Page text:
The way I like to think of it is, with greater revenue-generating capability, we're just making an efficient airplane even more efficient.
Good as gold
Typically when I'm out talking about commercial airplanes, what seems to get all the attention is our strategies and our newest products.
But another big piece of the story is services and support. I haven't talked much about this side of the business here in the blog, but I think it's a very important part of what we do. And it's a key to helping our customers operate their airplanes as efficiently as possible.
I often talk about how liberalization has caused airlines to change their strategies - as new competition intensifies the focus on serving passengers. This has also caused airlines to look inwardly, at the efficiency and viability of their whole business models.
And what we've seen over time is the industry going from a "vertically-oriented" model - where an airline did everything itself - to a more "horizontal" model, with things being outsourced. Or in some cases an airline deciding to stay in the maintenance business while also looking to provide that service to other airlines.
All of this means that airlines are looking more closely at what we call life-cycle issues. They're striving to streamline their maintenance and services on a global basis, as they move away from an inefficient system that often duplicated maintenance facilities and spares inventory.
So where am I going with this, you ask?
Well, we think that the life-cycle area is a realm where Boeing can help airlines be more and more efficient. We've been involved in this process for a number of years, but as you may have read, the Boeing 787 program is taking this kind of service a step further with GoldCare.
GoldCare can help any 787 operator become a lower-cost carrier.
Airline CEOs are looking for ways to maximize the "horizontal shift." And that's why we came up with GoldCare. The idea is that from Day One, Boeing's global team will maintain customer airplanes in a ready-to-fly condition at a predictable cost.
A GoldCare customer will know exactly what the maintenance bill and the level of airplane availability will be. And the airline CEO can then focus his or her team on adding value in areas such as passenger service.
Bottom line: our relationship with our customers and our airplanes doesn't end at delivery time. GoldCare provides experienced people, IT, infrastructure, and training for maintenance and parts support. That all reduces cost and complexity, especially when you're introducing a new airplane type to the fleet.
Right now we're talking with customers, leasing companies and financiers about GoldCare and we've signed on four initial partners - SR Technics, Smiths Aerospace, Hamilton Sundstrand and Rockwell Collins.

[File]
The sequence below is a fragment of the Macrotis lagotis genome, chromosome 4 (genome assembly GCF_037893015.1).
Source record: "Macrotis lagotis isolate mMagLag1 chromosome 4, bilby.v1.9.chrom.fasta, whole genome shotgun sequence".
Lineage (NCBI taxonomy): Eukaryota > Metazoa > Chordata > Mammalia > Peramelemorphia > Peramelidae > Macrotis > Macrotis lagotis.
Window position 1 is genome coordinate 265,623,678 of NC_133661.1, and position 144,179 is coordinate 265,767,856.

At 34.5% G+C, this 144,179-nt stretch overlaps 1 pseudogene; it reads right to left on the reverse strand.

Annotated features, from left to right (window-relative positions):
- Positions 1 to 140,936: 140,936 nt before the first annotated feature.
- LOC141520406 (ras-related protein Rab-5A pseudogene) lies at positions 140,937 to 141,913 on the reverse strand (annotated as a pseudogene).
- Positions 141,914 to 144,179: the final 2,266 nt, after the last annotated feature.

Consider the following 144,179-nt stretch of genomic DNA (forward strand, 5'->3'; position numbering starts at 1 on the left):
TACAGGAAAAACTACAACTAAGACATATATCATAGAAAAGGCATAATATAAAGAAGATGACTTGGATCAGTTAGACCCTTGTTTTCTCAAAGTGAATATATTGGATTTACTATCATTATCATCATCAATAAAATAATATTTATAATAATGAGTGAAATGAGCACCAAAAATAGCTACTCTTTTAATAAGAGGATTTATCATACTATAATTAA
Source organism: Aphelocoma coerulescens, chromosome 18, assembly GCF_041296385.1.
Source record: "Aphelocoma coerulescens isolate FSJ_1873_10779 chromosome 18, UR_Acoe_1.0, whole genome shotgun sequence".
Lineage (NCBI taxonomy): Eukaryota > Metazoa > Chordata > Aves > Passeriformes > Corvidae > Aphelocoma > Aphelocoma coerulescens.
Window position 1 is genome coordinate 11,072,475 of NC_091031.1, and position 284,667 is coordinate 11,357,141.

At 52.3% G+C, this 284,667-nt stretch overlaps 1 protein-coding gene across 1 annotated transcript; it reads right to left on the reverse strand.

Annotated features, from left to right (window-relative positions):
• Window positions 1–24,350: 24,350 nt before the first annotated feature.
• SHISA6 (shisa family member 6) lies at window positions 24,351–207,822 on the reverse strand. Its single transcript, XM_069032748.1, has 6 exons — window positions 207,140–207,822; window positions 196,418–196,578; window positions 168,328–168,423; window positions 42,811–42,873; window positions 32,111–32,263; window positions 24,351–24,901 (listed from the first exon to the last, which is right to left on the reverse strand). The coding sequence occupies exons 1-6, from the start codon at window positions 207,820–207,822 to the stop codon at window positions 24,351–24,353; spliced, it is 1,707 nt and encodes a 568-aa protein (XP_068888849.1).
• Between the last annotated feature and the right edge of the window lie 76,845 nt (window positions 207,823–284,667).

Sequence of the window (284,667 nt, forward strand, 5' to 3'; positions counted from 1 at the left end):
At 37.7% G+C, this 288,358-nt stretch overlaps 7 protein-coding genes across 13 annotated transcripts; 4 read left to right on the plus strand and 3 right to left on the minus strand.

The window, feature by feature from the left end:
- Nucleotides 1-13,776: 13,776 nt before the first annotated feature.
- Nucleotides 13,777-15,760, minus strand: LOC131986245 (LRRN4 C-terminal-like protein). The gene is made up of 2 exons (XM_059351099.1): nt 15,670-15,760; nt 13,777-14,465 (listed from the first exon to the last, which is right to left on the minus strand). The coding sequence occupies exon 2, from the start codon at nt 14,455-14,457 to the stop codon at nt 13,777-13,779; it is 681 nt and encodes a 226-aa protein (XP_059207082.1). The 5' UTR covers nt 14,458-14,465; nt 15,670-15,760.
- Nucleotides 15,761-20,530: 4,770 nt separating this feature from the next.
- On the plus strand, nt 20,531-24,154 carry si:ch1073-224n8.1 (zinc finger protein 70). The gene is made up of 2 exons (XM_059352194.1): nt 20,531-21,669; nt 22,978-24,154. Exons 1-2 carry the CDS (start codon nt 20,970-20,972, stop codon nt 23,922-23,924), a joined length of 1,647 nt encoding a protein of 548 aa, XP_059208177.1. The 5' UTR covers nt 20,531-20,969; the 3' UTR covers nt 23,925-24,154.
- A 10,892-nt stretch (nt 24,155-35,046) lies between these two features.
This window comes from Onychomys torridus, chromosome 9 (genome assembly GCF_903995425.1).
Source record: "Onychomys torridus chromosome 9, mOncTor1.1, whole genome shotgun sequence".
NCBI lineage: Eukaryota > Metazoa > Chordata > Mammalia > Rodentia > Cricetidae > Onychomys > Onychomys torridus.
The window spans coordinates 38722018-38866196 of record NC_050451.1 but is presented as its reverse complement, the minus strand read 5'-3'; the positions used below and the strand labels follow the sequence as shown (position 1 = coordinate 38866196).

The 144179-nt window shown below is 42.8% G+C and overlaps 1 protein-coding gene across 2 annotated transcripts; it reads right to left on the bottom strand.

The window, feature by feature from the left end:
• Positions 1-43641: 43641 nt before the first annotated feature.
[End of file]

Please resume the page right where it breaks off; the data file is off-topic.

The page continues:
Since, say, a 787 Dreamliner under GoldCare will be closely monitored and maintained by Boeing and its team of specialists, we think GoldCare planes will be more valuable, and potentially more attractive to finance. And that's a business model we think helps any customer become a lower-cost carrier.
The 787 is breakthrough technology for sure. And ultimately we think that GoldCare is going to be just as innovative as the Dreamliner itself. Put them together and I think you have a truly compelling competitive advantage. You might say, a new "gold standard!"
The production issues in the news concerning the A380 program have led to the usual questions for me and many others here at Boeing. As can be expected, in the media there's some intense interest in the question of "what does this mean for Boeing?"
Well, I've said this before, in response to reporters' questions, and in many forums around the world: It doesn't mean a whole lot. As I see it right now, there is no direct benefit for us coming from the Airbus announcements on the A380, particularly in the near-term. We have a very sound backlog and full production lines - and we're quite pleased already with the response from the market to our 747-8.
The very large airplane segment, by the way, is a very small piece of the bigger whole. Which is why we didn't pursue a direct competitor to the A380 in the first place.
At the most fundamental level, what truly benefits Boeing is strong competition in a healthy commercial airplanes industry. Let's remember, Boeing and Airbus share many of the same customers and suppliers in a relatively small industrial "ecosystem." Our industry, the traveling public, and the global economy all do better when that ecosystem contains healthy, competitive companies creating value day in and day out.
Yes, it's a tough time right now for EADS/Airbus. But they'll get through it. And we expect them to be strong competitors for a very long time.
As for BCA, we are staying focused on the needs of our customers, on the execution of our business plan, and on delivering on our promises.